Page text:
Written By: Jay Faerber
Art By: Sumeyye Kesgin
Published By: Image
The fun thing about review copies is that there’s no back matter to read. I tend to not know what I’m getting into when I open a review .pdf. With Elsewhere #1, I thought the cover looked a little generic, but I’m a sucker for monsters. Also, there’s a pilot that looks vaguely familiar. Cool. Color me curious.
That pilot is Amelia Earhart, by the way, and it was with that reveal that my curiosity died. I didn’t know I was getting into revisionist fantasy history here. Shame on me.
However, the problem isn’t with the genre but with the writing itself. Everything is just so bland, and that’s shame on Elsewhere. The two main characters—Cort and Tavel—try for witty banter, but everything out of their mouths feels either obligatory or tropey.
Given that they start the comic breaking out of prison, that’s a real big shame on Elsewhere.
Amelia Earhart isn’t any better. She’s spunky which is cool, but she takes to everything going on too seamlessly, and she takes to riding dragons so well that she comes off as a Mary Sue. Maybe if she weren’t spunky, brave, and willing to face the big bad right away to save her copilot, but for all I know those are real things about her.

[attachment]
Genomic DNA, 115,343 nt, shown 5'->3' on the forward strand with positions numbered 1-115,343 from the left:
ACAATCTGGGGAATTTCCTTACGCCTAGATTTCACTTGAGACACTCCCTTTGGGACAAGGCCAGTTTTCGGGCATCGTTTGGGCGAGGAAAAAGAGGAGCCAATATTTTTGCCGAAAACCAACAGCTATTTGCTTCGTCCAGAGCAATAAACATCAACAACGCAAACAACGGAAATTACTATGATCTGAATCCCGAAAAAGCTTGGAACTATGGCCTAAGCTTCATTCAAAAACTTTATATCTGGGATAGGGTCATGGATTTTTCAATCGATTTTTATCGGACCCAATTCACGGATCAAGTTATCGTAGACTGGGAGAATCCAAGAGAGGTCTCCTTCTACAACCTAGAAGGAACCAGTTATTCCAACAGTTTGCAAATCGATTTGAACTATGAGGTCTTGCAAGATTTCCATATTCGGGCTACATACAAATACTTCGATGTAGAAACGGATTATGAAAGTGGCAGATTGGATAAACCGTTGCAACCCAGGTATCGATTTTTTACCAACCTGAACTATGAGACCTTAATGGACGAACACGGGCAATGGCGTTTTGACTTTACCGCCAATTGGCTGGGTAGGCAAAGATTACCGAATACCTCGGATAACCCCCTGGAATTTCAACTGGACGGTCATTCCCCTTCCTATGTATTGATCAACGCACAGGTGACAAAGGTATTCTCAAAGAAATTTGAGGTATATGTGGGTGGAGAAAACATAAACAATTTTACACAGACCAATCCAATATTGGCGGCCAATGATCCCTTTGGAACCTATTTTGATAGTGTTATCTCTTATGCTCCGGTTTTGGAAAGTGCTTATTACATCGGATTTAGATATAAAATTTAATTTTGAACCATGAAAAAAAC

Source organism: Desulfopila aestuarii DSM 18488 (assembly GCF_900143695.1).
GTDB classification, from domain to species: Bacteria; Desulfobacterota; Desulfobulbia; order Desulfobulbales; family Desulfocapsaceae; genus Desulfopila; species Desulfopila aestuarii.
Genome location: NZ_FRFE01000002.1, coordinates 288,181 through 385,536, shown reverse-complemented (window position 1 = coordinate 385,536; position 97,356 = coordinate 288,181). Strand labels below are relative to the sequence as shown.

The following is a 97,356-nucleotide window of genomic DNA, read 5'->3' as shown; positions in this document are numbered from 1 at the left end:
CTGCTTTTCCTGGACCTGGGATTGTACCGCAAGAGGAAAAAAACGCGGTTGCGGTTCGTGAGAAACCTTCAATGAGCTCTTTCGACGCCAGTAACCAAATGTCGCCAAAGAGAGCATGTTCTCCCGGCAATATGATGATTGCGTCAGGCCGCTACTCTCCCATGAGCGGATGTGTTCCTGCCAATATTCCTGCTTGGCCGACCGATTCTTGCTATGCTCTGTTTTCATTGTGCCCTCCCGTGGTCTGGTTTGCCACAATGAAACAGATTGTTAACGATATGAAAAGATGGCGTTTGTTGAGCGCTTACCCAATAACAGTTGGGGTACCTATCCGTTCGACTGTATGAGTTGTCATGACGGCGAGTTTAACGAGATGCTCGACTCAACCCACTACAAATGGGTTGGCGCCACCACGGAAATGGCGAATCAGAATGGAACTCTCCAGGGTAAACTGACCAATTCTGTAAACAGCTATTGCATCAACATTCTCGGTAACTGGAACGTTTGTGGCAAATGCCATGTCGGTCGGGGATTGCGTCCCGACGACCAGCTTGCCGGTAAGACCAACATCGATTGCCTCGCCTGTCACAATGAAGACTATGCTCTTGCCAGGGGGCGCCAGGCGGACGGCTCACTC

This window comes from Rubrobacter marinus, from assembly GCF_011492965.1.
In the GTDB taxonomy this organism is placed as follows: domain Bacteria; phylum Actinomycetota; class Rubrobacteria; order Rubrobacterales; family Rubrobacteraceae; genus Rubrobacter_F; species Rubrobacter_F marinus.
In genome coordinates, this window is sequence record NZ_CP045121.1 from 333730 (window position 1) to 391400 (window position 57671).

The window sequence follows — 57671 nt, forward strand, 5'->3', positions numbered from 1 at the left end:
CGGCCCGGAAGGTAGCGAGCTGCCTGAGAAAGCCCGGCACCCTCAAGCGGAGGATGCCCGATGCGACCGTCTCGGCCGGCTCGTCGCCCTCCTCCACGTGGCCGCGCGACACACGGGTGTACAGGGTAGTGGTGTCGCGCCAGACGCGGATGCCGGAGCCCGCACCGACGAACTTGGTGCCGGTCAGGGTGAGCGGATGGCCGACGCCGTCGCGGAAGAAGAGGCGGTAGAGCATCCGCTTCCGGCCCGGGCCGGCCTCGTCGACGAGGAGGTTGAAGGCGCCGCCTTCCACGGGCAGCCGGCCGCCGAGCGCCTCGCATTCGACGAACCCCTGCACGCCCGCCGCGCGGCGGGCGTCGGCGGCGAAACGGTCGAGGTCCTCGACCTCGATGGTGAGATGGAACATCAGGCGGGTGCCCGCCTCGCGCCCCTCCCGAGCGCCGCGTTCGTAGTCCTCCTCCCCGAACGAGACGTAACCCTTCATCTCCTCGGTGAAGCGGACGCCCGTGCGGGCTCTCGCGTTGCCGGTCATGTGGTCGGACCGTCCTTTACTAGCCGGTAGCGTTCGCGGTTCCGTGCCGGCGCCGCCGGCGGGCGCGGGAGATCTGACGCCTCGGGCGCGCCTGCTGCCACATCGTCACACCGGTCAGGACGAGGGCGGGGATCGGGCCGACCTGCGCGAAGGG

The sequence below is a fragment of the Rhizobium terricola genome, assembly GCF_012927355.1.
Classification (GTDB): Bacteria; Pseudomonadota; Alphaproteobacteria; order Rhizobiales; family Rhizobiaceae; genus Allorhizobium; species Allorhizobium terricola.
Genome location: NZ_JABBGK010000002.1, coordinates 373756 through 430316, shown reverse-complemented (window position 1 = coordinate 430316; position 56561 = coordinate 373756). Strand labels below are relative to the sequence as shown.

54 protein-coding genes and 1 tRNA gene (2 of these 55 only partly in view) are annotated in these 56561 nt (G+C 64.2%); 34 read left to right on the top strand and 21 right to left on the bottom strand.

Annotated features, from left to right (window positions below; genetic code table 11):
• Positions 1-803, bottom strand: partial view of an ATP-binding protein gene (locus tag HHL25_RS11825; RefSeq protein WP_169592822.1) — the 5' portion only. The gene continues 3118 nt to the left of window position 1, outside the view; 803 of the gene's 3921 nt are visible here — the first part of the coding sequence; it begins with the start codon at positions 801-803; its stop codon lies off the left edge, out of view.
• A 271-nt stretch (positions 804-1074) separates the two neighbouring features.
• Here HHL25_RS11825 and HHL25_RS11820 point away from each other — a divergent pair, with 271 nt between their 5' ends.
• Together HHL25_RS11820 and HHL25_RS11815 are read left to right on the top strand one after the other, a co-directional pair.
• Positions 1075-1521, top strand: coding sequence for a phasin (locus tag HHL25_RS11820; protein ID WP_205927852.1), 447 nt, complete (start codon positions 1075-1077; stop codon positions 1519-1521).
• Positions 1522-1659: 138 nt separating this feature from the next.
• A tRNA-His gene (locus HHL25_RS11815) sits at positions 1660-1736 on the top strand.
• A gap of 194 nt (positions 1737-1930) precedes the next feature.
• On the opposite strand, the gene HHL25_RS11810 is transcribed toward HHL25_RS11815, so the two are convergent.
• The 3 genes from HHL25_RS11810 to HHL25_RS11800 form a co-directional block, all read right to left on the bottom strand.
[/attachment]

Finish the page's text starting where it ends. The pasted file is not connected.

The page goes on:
That’s the problem with revisionist history. I don’t know what’s real and what’s fanfiction.
The big bad, by the way, is wearing a skull helmet, so you know this is black-and-white fantasy on top of all its other problems.
I wish the artwork saved the package, because it’s not bad by any means and isn’t drowned in text. Elsewhere at least knows it’s a comic. The artwork shines; the problem is, it isn’t very shiny. It’s competent sure, but there’s also nothing interesting about it. I mean hell, our big bad is a guy with a skull helmet.
I guess the dragons look kind of cool. I’ll give it that.
Going in, Elsewhere #1 has all the makings of a good comic. It starts off with a prison break, no one is vomiting text, and the artwork takes center stage. However, it doesn’t take long for a lethargic flatness to settle in, with dialogue that doesn’t feel real, boring characters, and artwork that’s wholly serviceable. It’s uninteresting to the point where I’ll forget I read it by the time issue #2 comes out.